Prison Life (Or Death) In Congo

Life in the Democratic Republic of Congo (DRC) is tough, so it’s hard to imagine what it’s like trying to survive in prison. MONUC, the UN peace-keeping mission to the Congo, recently reported that at least 26 prisoners have died this year from severe and acute malnutrition in just one institution, the Mbuji Mayi central prison, in Kasaï Oriental province where much of Heart of Diamonds is set.

The prison houses 425 prisoners in a facility originally designed for 200. Overcrowding and unsanitary conditions exacerbate health problems in prisoners who are fed less than once a day. MONUC has been providing a weekly water and twice-weekly corn ration to the prison on an emergency basis, but says it can’t continue indefinitely. Making matters much, much worse is that public hospitals won’t accept even the most dangerously-ill prisoners because they can’t pay for their medical care.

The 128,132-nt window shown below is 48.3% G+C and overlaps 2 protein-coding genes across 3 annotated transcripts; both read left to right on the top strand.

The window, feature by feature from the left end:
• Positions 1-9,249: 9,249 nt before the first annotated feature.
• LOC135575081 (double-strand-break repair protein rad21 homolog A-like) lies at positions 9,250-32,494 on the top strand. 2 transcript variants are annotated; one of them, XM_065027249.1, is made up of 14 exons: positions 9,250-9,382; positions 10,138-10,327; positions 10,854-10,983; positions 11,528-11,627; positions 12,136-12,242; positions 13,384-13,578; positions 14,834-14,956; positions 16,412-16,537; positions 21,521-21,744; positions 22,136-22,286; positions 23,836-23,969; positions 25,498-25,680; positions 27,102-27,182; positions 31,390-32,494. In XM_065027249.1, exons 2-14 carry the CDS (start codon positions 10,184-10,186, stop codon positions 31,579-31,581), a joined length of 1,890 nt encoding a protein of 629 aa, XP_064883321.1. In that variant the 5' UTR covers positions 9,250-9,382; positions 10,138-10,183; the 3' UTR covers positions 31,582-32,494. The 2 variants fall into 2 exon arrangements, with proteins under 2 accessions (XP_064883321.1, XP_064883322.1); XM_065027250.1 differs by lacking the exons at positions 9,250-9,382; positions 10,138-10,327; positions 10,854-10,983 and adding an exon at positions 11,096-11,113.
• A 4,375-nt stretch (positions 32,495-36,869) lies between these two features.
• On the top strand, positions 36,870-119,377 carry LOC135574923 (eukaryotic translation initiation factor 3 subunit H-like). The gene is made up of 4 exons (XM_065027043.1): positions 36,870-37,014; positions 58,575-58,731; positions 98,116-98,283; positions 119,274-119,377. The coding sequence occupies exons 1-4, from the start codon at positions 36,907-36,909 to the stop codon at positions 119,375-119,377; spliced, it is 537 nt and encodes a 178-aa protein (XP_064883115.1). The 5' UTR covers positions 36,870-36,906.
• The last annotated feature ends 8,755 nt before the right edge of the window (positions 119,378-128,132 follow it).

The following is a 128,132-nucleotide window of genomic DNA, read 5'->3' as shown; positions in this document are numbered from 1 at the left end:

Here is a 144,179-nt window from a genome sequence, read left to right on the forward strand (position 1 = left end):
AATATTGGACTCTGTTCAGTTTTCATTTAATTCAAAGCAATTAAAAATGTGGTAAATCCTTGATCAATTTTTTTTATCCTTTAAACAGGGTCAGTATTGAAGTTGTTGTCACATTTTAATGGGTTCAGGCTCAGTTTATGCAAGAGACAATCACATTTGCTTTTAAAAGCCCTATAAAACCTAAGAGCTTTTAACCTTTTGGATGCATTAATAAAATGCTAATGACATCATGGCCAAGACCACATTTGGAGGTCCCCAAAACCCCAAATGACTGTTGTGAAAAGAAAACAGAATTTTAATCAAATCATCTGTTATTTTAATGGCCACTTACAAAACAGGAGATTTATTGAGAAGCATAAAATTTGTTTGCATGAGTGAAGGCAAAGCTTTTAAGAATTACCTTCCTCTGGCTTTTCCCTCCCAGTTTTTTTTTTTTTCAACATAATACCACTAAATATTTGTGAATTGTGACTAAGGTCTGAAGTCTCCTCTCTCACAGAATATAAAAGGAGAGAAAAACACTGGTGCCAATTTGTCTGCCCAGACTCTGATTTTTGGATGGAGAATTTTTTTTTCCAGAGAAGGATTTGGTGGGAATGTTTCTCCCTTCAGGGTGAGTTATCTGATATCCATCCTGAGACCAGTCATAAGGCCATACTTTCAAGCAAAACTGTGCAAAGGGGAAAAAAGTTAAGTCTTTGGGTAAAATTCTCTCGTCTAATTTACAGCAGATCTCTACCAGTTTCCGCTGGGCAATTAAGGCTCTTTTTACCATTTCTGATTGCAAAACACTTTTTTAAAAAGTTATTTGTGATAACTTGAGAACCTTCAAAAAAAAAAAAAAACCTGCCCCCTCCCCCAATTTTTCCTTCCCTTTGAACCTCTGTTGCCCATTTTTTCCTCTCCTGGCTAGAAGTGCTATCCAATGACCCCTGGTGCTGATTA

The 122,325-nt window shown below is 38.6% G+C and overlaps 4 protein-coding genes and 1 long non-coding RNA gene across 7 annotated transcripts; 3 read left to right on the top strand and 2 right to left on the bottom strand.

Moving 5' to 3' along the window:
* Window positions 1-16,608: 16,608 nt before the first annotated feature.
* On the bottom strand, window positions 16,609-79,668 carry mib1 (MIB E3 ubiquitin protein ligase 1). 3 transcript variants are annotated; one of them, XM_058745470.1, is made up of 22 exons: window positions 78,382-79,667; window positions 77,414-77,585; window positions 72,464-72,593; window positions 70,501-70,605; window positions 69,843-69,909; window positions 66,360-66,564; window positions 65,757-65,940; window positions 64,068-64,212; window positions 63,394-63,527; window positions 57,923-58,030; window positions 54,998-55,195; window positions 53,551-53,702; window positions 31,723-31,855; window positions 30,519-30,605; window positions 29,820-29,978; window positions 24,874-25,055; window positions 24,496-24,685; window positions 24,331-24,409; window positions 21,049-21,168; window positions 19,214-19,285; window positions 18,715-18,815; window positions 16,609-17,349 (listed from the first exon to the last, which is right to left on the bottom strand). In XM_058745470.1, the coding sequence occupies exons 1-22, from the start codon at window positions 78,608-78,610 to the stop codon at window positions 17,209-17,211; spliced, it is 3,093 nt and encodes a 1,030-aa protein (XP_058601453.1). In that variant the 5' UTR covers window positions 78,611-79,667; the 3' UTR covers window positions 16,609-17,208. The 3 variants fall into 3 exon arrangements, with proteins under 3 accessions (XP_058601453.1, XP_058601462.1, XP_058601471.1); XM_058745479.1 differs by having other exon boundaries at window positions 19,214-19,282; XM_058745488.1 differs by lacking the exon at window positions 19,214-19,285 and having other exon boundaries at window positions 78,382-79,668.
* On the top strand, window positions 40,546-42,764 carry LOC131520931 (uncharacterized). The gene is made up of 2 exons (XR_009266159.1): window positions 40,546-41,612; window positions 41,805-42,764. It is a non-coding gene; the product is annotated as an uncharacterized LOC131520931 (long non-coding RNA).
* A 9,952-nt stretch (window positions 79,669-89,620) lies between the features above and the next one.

“Our concern is even greater as we noted that among these deaths, many of them are defendants, who are therefore presumed innocent because they have not been judged due to the slowness of the legal process,” says MONUC Mbuji Mayi Human Rights Officer Assiongbon Tettekpoe.

In a place where even ordinary citizens sometimes scramble to provide the basic necessities of life, the bottom rungs of society stand no chance of survival.

Dave Donelson, author of Heart of Diamonds

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One Response to Prison Life (Or Death) In Congo

  1. Alex Engwete says:

    What a shame! I always tell people that Apartheid South Africa was more humane than most of African governments. The living proof of this claim is Nelson Mandela who couldn’t have survived two months in a Congolese jail!

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